A longing to escape, a need for motivation: are you also one of the many people who find it impossible to go for a run without your earphones? Apart from the obvious pleasure associated with listening to music, certain precautions should be taken when choosing the musical option.

1. Pleasure and Performance

Do you run faster and further when listening to music?

Some scientists claim we do. Costas Karageorghis, a British university professor, reports a 15% increase in performance.  

Explanation: music can mask our perception of our effort level and even of the pain we feel during particularly intense training sessions.

A British study also revealed that cyclists consume 7% less oxygen when working out to music on a home trainer.

Having said this, the tempo of the music can be deceiving.

Most of us have experienced the added stimulation when listening to one of our favourite songs with a fast beat. It is important to keep to your own pace in order to sustain your effort levels throughout the session without burning out after a few minutes because you cannot slow down, listening to your favourite beat...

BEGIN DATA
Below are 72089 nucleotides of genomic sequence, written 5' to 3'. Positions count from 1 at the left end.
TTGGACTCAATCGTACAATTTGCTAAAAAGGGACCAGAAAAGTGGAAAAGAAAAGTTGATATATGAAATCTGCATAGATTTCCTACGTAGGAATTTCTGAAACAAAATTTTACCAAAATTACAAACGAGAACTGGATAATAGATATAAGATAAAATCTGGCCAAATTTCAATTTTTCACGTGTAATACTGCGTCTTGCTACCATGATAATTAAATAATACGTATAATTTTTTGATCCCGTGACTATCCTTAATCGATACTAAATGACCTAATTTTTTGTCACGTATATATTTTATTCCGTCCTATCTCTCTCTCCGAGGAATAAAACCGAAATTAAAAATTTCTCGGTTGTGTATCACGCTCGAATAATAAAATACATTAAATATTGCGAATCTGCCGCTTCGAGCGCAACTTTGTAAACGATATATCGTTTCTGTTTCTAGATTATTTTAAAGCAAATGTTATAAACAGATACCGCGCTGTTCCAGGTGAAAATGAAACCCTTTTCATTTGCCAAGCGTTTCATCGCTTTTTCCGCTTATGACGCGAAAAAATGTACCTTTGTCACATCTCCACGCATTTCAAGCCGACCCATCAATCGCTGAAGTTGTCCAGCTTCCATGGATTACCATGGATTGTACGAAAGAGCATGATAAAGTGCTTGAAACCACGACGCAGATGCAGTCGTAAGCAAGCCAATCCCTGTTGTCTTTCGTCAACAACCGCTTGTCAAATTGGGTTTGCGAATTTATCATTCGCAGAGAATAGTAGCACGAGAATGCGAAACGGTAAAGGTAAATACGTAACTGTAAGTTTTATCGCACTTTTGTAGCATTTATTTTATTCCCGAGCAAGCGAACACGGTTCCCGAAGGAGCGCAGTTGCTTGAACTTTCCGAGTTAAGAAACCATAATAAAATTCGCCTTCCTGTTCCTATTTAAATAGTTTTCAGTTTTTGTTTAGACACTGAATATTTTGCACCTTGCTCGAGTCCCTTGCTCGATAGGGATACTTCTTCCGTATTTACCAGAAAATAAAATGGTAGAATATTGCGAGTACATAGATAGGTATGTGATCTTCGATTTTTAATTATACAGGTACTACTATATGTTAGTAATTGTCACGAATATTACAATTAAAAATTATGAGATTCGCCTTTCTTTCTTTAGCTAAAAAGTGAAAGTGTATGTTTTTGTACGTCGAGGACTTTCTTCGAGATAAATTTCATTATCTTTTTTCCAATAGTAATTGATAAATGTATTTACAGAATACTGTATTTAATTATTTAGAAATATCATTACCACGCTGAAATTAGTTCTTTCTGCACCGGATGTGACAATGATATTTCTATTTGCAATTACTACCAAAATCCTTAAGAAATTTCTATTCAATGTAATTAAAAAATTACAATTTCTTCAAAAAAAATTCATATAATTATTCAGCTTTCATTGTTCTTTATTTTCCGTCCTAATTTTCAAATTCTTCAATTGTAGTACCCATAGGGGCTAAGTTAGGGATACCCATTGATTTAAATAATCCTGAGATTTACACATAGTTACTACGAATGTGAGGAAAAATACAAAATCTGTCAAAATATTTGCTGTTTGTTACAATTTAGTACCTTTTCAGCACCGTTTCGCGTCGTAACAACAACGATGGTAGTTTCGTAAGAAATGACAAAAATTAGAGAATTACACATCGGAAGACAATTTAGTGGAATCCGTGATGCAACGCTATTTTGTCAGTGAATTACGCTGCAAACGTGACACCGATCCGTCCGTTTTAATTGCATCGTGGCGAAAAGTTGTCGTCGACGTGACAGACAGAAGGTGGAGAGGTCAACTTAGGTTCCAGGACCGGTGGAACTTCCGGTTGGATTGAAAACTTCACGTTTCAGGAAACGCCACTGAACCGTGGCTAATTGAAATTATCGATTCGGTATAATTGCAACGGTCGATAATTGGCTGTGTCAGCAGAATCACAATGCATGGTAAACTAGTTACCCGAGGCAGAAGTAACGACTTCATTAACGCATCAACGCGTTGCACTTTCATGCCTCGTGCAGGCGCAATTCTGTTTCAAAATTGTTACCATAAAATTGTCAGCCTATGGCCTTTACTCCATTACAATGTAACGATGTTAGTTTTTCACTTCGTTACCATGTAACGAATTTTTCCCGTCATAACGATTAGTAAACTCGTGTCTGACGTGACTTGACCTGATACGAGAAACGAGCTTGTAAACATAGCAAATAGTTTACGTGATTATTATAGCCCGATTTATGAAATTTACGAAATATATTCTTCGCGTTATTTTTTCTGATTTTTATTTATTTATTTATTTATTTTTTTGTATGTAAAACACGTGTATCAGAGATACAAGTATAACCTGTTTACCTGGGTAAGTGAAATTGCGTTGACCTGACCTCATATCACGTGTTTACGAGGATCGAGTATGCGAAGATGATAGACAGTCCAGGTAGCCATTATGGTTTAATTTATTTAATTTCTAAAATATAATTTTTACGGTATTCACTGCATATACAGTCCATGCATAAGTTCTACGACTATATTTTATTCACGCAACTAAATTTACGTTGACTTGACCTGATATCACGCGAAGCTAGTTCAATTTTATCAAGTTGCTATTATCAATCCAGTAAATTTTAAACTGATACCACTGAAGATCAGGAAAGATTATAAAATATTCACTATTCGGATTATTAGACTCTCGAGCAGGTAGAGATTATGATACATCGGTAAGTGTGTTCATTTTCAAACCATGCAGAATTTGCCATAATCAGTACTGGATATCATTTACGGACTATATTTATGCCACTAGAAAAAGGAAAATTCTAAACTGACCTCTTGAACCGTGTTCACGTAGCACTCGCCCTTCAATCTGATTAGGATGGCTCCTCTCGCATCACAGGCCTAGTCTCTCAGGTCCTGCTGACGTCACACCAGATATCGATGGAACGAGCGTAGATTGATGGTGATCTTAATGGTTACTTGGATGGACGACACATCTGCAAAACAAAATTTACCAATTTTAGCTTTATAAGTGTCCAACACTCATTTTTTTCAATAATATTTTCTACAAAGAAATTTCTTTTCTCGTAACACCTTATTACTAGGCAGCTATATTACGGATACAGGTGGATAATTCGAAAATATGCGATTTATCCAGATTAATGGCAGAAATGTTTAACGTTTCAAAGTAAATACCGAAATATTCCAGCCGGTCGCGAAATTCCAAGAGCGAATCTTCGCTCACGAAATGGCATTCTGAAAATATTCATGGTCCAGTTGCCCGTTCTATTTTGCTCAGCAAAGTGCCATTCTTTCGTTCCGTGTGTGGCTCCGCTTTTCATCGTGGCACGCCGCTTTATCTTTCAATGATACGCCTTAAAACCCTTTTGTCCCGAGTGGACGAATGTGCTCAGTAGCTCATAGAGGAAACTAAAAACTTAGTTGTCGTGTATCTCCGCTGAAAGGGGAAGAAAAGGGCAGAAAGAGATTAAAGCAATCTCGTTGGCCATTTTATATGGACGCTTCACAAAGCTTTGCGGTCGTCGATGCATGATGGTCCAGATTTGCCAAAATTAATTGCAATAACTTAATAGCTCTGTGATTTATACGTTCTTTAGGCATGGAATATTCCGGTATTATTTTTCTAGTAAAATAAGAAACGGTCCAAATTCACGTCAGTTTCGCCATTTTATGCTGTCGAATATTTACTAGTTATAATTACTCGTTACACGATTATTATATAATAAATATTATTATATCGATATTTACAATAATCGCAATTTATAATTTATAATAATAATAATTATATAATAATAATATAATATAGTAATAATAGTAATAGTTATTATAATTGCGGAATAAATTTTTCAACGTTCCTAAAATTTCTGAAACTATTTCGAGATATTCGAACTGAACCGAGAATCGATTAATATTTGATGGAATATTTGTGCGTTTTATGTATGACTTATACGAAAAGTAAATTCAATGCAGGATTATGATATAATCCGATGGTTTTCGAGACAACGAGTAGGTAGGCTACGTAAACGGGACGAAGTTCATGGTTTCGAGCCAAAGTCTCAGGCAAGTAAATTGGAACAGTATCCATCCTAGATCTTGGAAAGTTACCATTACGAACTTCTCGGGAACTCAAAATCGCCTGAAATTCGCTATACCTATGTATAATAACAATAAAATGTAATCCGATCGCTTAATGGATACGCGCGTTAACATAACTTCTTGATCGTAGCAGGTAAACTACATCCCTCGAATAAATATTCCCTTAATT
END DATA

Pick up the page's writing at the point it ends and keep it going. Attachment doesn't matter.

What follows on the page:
pleasure and performance with music

2. Beware of Addiction

The runner's essentials? Program your playlist according to your mood and the requirements of the next session.Ideal for adding a recreational, or even a festive, aspect to your training.

However, in doing so, runners take the risk of not being able to do without their favourite tunes and melodies.  

It would be advisable to switch off the music:

  • During group sessions. In such a situation, wearing headphones should (generally) be avoided. They isolate you from the other runners, even if the sound is turned down low, and make it difficult to hear or take part in conversations! – which is neither polite nor friendly. You entirely miss out on the benefits of running as part of a group, as well as its social aspects: it's a real shame!
  • During competitive events. It is preferable to take in the atmosphere on the way, hear the spectators cheering you on, listen to the organiser's instructions and avoid any musical "distraction" from your efforts. Music can also have an effect on your stride and modify your effort levels with the risk of performing badly.

3. Stay Attentive toYour Surroundings

But, as you are surely already aware, music isolates you from your immediate environment, especially when the sound is turned up loud. The music conceals or distorts traffic noise and imminent dangers. Be careful and, if you are running alone in relatively unfrequented areas, keep an eye out for any potential attacks and lower the volume…

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